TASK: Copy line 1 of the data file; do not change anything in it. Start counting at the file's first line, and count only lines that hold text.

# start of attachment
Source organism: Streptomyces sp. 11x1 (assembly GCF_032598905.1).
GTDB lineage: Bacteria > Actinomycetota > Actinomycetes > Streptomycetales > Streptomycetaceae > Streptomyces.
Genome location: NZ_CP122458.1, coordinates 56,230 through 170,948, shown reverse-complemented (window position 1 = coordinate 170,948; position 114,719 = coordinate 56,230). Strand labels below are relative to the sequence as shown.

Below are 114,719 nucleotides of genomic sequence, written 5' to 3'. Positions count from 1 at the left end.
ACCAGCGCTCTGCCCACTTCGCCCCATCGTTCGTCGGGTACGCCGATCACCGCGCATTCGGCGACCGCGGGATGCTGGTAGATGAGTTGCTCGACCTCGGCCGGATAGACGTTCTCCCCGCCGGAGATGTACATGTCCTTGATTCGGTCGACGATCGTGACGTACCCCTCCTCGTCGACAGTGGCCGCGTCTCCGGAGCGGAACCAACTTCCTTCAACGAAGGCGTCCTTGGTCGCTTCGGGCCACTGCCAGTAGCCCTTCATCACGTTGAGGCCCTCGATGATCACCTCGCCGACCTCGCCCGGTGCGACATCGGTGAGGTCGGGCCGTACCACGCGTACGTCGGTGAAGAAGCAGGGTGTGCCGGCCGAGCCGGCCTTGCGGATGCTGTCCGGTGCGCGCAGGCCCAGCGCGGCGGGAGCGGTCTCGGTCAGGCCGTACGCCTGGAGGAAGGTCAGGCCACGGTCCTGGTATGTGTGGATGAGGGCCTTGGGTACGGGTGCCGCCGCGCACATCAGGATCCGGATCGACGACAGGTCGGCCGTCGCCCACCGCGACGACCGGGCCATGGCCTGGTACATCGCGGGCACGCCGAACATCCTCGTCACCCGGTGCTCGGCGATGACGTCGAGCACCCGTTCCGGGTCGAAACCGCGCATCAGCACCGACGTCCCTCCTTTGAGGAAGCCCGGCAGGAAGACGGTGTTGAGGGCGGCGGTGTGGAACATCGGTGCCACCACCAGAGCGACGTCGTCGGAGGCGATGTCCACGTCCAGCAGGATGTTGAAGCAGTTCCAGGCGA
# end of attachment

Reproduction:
Source organism: Streptomyces sp. 11x1 (assembly GCF_032598905.1).